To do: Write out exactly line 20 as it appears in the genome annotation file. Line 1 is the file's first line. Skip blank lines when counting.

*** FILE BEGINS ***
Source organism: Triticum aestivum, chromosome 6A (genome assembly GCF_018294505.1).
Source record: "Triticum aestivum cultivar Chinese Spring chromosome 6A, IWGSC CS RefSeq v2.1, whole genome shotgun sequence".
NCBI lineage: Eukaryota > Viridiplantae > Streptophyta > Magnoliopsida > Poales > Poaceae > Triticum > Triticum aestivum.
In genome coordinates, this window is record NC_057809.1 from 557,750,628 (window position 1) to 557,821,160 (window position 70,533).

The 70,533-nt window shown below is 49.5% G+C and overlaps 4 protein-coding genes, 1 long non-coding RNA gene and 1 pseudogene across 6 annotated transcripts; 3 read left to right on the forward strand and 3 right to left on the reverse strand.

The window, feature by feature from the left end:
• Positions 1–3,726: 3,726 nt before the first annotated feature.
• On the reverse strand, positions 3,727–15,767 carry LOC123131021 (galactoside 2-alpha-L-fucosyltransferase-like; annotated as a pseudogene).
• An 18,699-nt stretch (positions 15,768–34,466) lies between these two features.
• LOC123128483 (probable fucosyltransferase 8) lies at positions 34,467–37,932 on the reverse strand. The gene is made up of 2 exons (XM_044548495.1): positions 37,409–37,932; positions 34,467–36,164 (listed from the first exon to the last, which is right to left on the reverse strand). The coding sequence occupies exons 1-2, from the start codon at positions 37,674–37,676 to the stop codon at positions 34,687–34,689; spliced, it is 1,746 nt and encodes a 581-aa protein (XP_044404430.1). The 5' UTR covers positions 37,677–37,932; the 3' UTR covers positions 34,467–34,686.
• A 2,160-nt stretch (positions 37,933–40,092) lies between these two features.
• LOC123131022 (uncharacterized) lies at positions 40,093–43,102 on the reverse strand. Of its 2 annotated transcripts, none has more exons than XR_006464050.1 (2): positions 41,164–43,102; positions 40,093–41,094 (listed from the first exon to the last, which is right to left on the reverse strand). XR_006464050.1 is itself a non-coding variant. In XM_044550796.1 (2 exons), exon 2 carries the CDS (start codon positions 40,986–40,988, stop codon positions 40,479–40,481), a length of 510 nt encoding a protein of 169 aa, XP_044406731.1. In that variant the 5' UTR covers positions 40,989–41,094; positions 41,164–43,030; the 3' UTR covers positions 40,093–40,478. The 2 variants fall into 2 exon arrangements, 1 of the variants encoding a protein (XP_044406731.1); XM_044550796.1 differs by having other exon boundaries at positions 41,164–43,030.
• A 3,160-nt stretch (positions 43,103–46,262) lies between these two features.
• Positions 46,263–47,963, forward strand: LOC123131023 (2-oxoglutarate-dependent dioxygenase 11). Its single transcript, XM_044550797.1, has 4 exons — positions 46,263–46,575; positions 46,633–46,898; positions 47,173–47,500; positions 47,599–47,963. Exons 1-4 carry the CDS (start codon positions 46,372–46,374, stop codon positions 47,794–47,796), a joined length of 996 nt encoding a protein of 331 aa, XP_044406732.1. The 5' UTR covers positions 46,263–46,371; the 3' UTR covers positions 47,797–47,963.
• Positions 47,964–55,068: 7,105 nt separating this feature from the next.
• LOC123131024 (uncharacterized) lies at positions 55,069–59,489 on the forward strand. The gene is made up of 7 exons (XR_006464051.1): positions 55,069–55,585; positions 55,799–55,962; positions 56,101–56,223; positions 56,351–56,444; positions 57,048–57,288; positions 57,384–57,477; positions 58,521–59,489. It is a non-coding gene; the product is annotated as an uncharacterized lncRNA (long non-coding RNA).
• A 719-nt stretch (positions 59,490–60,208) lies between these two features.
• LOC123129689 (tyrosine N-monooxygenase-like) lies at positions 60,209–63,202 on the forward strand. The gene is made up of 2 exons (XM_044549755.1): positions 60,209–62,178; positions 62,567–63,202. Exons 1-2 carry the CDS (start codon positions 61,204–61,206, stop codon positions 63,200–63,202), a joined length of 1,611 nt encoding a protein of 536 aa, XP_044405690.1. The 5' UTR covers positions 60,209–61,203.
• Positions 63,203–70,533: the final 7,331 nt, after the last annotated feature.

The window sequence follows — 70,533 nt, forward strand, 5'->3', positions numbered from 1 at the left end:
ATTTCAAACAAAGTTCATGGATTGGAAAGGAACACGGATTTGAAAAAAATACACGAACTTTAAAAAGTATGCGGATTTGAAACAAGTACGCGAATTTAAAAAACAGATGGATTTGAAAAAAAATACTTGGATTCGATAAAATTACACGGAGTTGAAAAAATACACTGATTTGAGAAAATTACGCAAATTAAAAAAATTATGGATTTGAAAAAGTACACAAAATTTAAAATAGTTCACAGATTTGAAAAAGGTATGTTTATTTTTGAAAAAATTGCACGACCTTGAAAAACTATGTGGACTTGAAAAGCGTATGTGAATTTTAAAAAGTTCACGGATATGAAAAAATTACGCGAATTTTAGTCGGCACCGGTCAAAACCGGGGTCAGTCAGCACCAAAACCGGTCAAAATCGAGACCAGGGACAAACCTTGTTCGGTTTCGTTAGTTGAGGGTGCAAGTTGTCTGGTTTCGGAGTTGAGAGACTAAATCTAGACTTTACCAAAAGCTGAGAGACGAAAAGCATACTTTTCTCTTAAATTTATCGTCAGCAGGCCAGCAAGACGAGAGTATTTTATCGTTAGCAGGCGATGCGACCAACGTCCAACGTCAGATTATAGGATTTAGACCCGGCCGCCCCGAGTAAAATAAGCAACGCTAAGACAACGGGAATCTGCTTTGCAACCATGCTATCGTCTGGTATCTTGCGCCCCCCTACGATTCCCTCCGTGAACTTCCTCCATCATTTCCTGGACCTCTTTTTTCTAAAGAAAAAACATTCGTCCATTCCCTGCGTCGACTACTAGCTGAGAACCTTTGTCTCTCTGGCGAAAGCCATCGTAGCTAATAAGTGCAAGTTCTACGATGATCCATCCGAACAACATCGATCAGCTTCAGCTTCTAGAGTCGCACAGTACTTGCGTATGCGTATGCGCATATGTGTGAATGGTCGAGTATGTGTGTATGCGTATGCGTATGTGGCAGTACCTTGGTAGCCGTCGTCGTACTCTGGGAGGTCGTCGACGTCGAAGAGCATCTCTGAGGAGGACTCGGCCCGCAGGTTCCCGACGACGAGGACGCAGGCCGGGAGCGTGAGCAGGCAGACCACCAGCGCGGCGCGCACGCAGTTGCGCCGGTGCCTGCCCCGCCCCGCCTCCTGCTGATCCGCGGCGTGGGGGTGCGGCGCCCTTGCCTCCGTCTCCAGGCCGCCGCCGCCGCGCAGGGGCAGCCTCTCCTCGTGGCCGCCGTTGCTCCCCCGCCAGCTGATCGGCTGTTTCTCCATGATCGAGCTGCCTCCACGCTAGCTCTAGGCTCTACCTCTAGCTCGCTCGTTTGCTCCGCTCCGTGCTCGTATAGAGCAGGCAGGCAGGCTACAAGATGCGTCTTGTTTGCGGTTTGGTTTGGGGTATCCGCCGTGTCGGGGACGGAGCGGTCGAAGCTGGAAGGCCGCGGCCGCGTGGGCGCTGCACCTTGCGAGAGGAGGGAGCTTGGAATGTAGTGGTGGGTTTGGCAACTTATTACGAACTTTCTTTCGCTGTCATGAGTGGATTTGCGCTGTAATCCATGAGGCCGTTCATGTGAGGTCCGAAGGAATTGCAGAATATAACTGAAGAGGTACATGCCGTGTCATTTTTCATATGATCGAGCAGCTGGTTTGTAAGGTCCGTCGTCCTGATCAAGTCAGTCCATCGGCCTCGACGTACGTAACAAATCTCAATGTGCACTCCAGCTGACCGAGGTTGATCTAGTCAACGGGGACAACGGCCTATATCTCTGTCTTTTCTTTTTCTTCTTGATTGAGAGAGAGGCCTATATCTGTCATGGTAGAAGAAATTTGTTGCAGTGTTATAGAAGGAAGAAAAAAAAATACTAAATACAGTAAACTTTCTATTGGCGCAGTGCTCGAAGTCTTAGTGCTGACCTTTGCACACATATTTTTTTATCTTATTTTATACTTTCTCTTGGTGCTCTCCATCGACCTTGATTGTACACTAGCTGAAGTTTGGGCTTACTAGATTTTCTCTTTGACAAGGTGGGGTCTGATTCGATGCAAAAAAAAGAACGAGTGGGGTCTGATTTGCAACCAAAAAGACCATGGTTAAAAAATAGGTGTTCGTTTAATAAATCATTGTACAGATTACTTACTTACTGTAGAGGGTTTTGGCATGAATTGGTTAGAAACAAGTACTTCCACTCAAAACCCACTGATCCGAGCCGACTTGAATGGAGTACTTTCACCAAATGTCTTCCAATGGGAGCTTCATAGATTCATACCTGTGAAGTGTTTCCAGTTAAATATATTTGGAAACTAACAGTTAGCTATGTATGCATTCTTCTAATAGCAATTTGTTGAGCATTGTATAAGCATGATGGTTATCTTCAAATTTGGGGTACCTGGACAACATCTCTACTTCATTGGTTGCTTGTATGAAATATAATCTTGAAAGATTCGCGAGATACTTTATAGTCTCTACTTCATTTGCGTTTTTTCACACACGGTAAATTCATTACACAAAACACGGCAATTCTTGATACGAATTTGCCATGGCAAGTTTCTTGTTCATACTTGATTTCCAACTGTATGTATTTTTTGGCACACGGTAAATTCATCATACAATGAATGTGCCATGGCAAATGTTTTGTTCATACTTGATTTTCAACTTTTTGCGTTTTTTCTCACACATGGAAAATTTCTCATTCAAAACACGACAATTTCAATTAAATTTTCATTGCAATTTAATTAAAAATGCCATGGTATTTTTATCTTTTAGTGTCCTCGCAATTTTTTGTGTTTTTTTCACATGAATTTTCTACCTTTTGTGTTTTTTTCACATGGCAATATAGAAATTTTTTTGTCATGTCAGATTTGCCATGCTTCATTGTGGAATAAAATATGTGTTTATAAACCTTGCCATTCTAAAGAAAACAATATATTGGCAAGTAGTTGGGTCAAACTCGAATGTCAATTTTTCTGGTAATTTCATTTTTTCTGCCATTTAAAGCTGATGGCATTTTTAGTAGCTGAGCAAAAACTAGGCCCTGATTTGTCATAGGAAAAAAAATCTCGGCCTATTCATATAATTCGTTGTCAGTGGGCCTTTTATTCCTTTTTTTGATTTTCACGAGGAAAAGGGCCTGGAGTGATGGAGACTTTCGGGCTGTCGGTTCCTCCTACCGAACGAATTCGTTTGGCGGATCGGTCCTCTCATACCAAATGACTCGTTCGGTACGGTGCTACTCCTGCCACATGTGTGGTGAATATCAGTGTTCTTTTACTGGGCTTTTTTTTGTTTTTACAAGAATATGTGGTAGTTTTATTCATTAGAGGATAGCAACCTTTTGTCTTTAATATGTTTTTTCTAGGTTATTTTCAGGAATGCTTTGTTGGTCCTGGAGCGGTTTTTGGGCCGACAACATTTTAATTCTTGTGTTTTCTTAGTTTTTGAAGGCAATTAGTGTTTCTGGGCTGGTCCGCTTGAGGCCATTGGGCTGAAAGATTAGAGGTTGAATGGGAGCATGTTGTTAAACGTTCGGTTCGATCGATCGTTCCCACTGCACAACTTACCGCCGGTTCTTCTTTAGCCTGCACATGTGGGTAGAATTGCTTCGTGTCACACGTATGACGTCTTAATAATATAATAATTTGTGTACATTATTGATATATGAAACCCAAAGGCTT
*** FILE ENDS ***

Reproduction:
The window sequence follows — 70,533 nt, forward strand, 5'->3', positions numbered from 1 at the left end: